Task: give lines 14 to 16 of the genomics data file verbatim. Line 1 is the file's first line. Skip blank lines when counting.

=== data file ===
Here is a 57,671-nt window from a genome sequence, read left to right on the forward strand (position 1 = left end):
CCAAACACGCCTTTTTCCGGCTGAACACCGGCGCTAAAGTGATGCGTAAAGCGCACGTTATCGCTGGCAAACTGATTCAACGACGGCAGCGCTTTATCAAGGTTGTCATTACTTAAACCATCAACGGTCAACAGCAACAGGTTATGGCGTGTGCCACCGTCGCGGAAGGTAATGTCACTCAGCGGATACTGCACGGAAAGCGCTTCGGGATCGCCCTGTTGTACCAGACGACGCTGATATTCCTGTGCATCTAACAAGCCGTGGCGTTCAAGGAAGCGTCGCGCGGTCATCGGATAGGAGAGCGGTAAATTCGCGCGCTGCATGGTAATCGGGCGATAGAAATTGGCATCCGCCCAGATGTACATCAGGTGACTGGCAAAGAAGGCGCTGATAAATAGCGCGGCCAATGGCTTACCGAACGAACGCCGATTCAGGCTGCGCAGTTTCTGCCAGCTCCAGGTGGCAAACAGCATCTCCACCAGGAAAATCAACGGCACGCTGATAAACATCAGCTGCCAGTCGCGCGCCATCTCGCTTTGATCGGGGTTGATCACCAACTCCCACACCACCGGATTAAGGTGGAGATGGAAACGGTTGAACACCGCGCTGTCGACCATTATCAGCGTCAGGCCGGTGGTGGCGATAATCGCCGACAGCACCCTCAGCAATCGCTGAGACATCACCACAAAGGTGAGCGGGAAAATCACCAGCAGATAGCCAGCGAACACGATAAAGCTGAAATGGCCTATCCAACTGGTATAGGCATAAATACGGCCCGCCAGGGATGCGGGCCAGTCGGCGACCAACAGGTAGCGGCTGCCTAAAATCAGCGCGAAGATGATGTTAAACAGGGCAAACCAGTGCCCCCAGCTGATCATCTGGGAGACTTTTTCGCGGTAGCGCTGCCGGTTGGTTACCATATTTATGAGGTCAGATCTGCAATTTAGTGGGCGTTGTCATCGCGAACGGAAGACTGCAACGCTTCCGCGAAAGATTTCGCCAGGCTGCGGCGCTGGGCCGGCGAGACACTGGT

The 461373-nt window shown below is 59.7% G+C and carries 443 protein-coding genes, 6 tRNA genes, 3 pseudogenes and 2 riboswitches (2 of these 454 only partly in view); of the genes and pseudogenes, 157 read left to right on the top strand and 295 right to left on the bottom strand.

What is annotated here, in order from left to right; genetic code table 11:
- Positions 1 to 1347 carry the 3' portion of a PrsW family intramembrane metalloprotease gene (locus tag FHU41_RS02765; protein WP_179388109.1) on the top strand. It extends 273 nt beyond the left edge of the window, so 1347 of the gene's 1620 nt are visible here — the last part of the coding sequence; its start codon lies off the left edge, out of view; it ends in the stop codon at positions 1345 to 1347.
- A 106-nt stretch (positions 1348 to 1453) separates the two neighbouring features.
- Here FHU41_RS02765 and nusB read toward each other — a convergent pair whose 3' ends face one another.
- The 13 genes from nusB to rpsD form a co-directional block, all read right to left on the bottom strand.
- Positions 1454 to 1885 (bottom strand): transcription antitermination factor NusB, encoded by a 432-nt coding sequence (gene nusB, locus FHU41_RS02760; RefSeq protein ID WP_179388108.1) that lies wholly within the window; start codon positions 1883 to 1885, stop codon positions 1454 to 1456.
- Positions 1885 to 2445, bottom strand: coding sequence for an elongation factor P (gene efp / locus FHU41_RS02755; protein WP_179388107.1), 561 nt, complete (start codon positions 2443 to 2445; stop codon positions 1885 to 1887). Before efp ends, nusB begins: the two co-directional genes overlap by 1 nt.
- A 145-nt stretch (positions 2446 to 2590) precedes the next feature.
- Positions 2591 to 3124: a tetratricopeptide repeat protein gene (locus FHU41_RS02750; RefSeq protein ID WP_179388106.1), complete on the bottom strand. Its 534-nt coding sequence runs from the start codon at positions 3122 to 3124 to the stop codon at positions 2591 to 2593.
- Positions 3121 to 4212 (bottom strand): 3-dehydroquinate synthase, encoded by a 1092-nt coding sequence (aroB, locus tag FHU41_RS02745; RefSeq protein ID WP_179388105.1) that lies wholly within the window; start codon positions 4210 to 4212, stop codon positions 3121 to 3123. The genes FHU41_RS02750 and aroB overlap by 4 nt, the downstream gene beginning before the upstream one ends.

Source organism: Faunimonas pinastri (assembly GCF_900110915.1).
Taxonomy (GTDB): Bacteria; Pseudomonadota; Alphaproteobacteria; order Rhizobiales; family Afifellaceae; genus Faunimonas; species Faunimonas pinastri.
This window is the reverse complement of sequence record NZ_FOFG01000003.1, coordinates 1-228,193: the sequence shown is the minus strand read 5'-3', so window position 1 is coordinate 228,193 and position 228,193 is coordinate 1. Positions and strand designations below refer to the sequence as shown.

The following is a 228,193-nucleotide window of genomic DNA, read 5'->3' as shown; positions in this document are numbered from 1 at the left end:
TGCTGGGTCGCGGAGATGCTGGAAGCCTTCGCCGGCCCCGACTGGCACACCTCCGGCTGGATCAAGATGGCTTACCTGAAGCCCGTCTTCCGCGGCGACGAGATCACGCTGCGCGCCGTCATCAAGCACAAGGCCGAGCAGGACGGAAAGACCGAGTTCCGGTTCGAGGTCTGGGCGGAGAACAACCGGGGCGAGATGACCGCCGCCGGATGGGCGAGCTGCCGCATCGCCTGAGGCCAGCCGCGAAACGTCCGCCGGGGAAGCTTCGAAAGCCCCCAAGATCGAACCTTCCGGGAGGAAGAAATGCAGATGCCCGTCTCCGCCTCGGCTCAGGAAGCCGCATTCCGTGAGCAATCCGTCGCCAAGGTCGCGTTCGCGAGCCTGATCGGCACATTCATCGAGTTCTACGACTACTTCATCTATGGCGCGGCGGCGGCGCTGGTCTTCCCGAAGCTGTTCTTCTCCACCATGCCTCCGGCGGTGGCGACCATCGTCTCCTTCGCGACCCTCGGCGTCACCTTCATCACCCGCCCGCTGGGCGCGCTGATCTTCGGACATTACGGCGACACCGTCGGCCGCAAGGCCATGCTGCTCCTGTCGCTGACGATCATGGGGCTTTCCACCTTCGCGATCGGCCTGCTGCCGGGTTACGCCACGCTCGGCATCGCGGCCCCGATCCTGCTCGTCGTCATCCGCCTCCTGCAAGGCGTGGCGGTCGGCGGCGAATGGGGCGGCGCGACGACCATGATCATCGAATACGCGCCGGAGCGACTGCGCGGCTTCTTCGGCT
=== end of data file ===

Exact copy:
Source organism: Faunimonas pinastri (assembly GCF_900110915.1).
Taxonomy (GTDB): Bacteria; Pseudomonadota; Alphaproteobacteria; order Rhizobiales; family Afifellaceae; genus Faunimonas; species Faunimonas pinastri.
This window is the reverse complement of sequence record NZ_FOFG01000003.1, coordinates 1-228,193: the sequence shown is the minus strand read 5'-3', so window position 1 is coordinate 228,193 and position 228,193 is coordinate 1. Positions and strand designations below refer to the sequence as shown.